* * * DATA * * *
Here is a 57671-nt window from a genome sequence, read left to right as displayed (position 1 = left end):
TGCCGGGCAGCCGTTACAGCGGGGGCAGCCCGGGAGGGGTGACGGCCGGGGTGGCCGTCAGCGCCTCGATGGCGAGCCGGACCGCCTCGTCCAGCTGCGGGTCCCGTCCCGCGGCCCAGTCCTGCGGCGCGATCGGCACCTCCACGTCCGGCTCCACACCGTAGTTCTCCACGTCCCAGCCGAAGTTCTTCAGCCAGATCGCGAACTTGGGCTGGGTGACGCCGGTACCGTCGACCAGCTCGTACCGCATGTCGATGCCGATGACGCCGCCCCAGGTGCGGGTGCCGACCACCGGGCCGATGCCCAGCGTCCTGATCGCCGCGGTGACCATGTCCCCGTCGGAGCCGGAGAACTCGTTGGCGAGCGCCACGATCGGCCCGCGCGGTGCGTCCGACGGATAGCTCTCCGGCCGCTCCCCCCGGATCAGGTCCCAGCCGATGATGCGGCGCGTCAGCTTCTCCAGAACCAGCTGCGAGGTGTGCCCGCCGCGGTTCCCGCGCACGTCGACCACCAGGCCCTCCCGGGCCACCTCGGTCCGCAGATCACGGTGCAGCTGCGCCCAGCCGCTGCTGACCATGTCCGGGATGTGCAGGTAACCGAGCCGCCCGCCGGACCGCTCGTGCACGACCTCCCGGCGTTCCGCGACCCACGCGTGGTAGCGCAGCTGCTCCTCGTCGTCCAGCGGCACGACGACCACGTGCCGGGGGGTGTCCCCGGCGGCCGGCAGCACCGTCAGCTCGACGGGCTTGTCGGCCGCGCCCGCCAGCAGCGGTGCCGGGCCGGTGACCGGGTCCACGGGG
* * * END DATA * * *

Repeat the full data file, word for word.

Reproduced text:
Here is a 57671-nt window from a genome sequence, read left to right as displayed (position 1 = left end):
TGCCGGGCAGCCGTTACAGCGGGGGCAGCCCGGGAGGGGTGACGGCCGGGGTGGCCGTCAGCGCCTCGATGGCGAGCCGGACCGCCTCGTCCAGCTGCGGGTCCCGTCCCGCGGCCCAGTCCTGCGGCGCGATCGGCACCTCCACGTCCGGCTCCACACCGTAGTTCTCCACGTCCCAGCCGAAGTTCTTCAGCCAGATCGCGAACTTGGGCTGGGTGACGCCGGTACCGTCGACCAGCTCGTACCGCATGTCGATGCCGATGACGCCGCCCCAGGTGCGGGTGCCGACCACCGGGCCGATGCCCAGCGTCCTGATCGCCGCGGTGACCATGTCCCCGTCGGAGCCGGAGAACTCGTTGGCGAGCGCCACGATCGGCCCGCGCGGTGCGTCCGACGGATAGCTCTCCGGCCGCTCCCCCCGGATCAGGTCCCAGCCGATGATGCGGCGCGTCAGCTTCTCCAGAACCAGCTGCGAGGTGTGCCCGCCGCGGTTCCCGCGCACGTCGACCACCAGGCCCTCCCGGGCCACCTCGGTCCGCAGATCACGGTGCAGCTGCGCCCAGCCGCTGCTGACCATGTCCGGGATGTGCAGGTAACCGAGCCGCCCGCCGGACCGCTCGTGCACGACCTCCCGGCGTTCCGCGACCCACGCGTGGTAGCGCAGCTGCTCCTCGTCGTCCAGCGGCACGACGACCACGTGCCGGGGGGTGTCCCCGGCGGCCGGCAGCACCGTCAGCTCGACGGGCTTGTCGGCCGCGCCCGCCAGCAGCGGTGCCGGGCCGGTGACCGGGTCCACGGGG